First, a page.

Next we move into the 1950s and see a style sometimes referred to as Populuxe. Populuxe by definition is a modern 1950's to early 1960's Art Deco look and it comes from combining Popular and Luxury. Think, Cadillac Tail-fin or clean, sharp streamlined design language.

In the world of horology in this time frame, Dauphin hands became very popular. Dauphin hands are sometimes referred to as sword hands and they are like elongated pyramids or triangles. Dauphin hands are my absolute favorite hand because they come to an absolute point and just look really cool and timeless to me.

The Rolex watch Below is 14kt gold, reference 4533 and is Circa 1950 and appears courtesy of Sotheby's.


Next we move on to one of the most valuable and rare Rolex watches–The Triple Date Moonphase. Model 6062 from 1954. I think this watch is the most beautiful Rolex ever made. The dial on this watch makes the watch extremely rare because it has applied gold stars as well as triangular baton numerals on its Silvered matte dial. The watch also has an outer ring for telling the day of the month as well as the day and month in small windows. This image appears courtesy of Sotheby's.


Now for a real treat!!! The black dial 6062 moonphase from 1951 is extremely similar to the watch above with the exception of having a black dial and second markers missing from the top of the Moonphase sub-dial. The black dial model, with the star indices makes it Ultra-rare and worth a huge fortune. Ironically, Rolex only made these complicated Moonphase Triple-Dates for less than a decade and according to the author, Rolex discontinued the watches because they did not move off store shelves. Talk about a supreme irony!?!?!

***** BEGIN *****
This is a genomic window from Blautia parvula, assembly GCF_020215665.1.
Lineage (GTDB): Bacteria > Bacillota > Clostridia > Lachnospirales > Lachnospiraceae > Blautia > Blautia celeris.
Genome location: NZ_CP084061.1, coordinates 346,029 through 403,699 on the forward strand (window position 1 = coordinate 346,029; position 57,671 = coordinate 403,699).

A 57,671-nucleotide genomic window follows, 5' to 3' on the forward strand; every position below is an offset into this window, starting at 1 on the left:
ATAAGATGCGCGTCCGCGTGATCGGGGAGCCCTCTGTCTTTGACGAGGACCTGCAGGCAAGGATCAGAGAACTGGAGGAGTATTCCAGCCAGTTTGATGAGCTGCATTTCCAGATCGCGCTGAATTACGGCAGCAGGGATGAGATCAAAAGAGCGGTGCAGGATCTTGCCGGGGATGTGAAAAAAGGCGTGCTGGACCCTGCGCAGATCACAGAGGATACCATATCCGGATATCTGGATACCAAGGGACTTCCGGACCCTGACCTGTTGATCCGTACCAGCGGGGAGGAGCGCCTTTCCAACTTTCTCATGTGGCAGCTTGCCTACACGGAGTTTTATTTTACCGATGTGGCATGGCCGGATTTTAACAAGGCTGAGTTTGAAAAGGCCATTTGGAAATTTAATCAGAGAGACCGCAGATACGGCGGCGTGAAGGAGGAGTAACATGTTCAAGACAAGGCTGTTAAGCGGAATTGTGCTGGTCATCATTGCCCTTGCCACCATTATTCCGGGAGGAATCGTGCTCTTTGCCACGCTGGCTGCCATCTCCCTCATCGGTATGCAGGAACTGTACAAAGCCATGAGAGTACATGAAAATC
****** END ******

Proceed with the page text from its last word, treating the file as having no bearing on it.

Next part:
The most beautiful and valuable Rolex ever made and they could not sell then but are worth more than many people's houses today!!!  I would love to see Rolex bring this watch back to the market. I would buy it and wear it all the time. This stunningly beautiful Rolex Moonphase also appears courtesy of Sotheby's.


Last, but not least, we see this rare 18kt square Rolex with a heraldic city crest in polychrome enamel cloisonne. The book points out this dial was probably manufactured by Charles Poluzzi and appears courtesy of Sotheby's.


Modern Rolex


As strong as this book is in vintage Rolex it also goes into detail on Modern Rolex watches. They cover Rolex Chronographs up through the Rolex Daytona, as well as covering the history of the Rolex Submariner, GMT Master, Milgauss, Day-Date and Datejust. You name it–it is in this fantastic book!!! 


This superb book also tells the story of Apollo 13 and how Jack Swigert relied on his Rolex GMT to time the crucial rocket burns that saved the lives on the Moon Mission.


The authors go into great detail on many more Rolex watches including the Military Submariners and much, much, much more.


James Dowling and Jeff Hess' book is 400 pages and is a standard coffee-table size book. It measures 9.25 x 12.25 inches, or 23 x 32 CM. It has thousands of superb color photos and goes into detail on every chapter in Rolex History. There are also many vintage Rolex advertisements and brochures and all kinds of fascinating odds and ends.


If I had to get stuck on a desert island, and I could only have on Rolex book, this would be it!!! If you want to purchase a copy of this book for your collection you can save more than $45 dollars and get 37% off the cover price by clicking the Amazon link below:



1 comment:

Noge said...

You're kidding me? Dickens references, biblical references.....you're a joke!